As night drew on Cassim’s wife grew very uneasy, and ran to her brother-in-law, and told him where her husband had gone. Ali Baba did his best to comfort her, and set out to the forest in search of Cassim. The first thing he saw on entering the cave was his dead brother. Full of horror, he put the body on one of his asses, and bags of gold on the other two, and, covering all with some fagots, returned home. He drove the two asses laden with gold into his own yard, and led the other to Cassim’s house.
The door was opened by the slave Morgiana, whom he knew to be both brave and cunning. Unloading the ass, he said to her, “This is the body of your master, who has been murdered, but whom we must bury as though he had died in his bed. I will speak with you again, but now tell your mistress I am come.”
The wife of Cassim, on learning the fate of her husband, broke out into cries and tears, but Ali Baba offered to take her to live with him and his wife if she would promise to keep his counsel and leave everything to Morgiana; whereupon she agreed, and dried her eyes.
Morgiana, meanwhile, sought an apothecary and asked him for some lozenges. “My poor master,” she said, “can neither eat nor speak, and no one knows what his distemper is.” She carried home the lozenges and returned next day weeping, and asked for an essence only given to those just about to die.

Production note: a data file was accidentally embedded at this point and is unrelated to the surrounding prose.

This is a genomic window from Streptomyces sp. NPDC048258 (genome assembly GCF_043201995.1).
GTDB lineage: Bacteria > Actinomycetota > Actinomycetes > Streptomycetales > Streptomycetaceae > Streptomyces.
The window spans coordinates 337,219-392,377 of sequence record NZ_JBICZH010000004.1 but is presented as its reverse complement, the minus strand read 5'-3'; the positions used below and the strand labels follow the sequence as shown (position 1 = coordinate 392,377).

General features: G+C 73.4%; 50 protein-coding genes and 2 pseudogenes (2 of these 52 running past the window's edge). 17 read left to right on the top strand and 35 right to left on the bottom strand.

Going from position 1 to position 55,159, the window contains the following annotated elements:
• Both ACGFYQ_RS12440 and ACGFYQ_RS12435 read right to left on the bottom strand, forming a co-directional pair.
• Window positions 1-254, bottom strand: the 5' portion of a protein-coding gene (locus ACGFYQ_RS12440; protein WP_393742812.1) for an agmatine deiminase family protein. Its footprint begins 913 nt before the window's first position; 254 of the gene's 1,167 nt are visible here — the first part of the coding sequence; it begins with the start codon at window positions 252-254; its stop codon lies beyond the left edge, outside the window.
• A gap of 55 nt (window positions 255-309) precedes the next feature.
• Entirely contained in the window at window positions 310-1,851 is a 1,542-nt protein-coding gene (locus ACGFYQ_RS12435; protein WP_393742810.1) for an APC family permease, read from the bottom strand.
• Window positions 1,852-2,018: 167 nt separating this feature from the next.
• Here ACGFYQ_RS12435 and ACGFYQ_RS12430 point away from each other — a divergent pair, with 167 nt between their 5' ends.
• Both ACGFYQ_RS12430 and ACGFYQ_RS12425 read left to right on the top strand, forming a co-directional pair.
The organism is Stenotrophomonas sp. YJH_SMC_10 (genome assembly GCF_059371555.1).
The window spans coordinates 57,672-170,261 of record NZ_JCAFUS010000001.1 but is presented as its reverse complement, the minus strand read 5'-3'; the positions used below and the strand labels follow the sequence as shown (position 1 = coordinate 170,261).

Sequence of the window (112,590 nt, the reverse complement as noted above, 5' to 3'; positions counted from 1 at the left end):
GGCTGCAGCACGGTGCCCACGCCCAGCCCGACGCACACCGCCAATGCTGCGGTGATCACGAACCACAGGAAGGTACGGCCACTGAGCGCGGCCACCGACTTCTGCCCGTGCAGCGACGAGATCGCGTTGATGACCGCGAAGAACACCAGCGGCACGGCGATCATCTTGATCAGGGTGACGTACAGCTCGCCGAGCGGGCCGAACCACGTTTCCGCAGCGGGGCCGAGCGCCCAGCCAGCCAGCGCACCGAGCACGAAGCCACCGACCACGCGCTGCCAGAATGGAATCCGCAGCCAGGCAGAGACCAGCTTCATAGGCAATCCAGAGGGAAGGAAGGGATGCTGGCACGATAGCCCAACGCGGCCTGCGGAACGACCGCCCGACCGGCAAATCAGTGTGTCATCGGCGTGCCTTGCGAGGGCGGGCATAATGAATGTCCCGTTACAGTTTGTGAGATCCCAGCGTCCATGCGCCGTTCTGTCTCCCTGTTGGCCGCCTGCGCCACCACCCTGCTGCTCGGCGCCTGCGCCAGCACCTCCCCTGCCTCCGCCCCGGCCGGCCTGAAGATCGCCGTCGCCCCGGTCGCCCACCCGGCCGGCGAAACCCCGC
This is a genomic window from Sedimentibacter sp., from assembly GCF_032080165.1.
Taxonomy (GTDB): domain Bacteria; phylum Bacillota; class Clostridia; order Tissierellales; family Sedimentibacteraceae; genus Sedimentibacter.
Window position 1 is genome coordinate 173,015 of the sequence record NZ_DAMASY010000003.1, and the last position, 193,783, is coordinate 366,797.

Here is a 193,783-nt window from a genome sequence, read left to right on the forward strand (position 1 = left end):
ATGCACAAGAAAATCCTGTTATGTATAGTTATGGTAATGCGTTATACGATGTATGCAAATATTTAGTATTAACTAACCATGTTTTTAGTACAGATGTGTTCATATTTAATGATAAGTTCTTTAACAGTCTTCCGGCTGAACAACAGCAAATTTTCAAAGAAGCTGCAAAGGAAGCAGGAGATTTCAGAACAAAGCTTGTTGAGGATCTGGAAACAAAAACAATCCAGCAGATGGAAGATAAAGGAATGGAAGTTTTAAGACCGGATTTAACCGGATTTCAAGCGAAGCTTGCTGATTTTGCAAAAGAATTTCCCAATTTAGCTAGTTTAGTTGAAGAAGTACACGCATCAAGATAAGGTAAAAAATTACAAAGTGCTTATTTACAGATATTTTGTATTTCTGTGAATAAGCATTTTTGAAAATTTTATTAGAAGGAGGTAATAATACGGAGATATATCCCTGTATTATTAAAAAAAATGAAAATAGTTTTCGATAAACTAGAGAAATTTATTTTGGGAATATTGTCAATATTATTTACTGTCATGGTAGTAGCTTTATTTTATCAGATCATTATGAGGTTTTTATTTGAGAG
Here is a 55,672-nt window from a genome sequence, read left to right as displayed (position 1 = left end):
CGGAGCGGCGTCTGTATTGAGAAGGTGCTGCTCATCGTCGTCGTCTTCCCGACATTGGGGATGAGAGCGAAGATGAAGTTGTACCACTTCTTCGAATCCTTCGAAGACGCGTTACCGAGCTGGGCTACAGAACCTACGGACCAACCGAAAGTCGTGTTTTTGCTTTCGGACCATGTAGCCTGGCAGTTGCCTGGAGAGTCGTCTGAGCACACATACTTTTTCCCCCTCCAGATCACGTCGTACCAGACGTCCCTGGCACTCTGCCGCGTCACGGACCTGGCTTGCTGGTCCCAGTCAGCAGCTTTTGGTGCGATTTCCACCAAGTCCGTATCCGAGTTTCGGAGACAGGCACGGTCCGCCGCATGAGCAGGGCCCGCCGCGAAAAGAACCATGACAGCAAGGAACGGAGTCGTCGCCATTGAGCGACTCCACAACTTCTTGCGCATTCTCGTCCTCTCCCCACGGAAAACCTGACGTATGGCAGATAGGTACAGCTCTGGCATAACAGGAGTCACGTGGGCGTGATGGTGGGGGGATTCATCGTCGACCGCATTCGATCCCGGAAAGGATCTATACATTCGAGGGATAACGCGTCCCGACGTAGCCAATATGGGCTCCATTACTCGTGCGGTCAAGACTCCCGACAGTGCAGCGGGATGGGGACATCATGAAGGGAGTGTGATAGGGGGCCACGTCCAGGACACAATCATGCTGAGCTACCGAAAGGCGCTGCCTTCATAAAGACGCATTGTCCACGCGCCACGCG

Thus, in the evening, no one was surprised to hear the wretched shrieks and cries of Cassim’s wife and Morgiana, telling everyone that Cassim was dead.
The day after Morgiana went to an old cobbler near the gates of the town who opened his stall early, put a piece of gold in his hand, and bade him follow her with his needle and thread. Having bound his eyes with a handkerchief, she took him to the room where the body lay, pulled off the bandage, and bade him sew the quarters together, after which she covered his eyes again and led him home. Then they buried Cassim, and Morgiana his slave followed him to the grave, weeping and tearing her hair, while Cassim’s wife stayed at home uttering lamentable cries. Next day she went to live with Ali Baba, who gave Cassim’s shop to his eldest son.
The Forty Thieves, on their return to the cave, were much astonished to find Cassim’s body gone and some of their money-bags.
“We are certainly discovered,” said the Captain, “and shall be undone if we cannot find out who it is that knows our secret. Two men must have known it; we have killed one, we must now find the other. To this end one of you who is bold and artful must go into the city dressed as a traveler, and discover whom we have killed, and whether men talk of the strange manner of his death. If the messenger fails he must lose his life, lest we be betrayed.”
One of the thieves started up and offered to do this, and after the rest had highly commended him for his bravery he disguised himself, and happened to enter the town at daybreak, just by Baba Mustapha’s stall. The thief bade him good-day, saying, “Honest man, how can you possibly see to stitch at your age?”
“Old as I am,” replied the cobbler, “I have very good eyes, and will you believe me when I tell you that I sewed a dead body together in a place where I had less light than I have now.”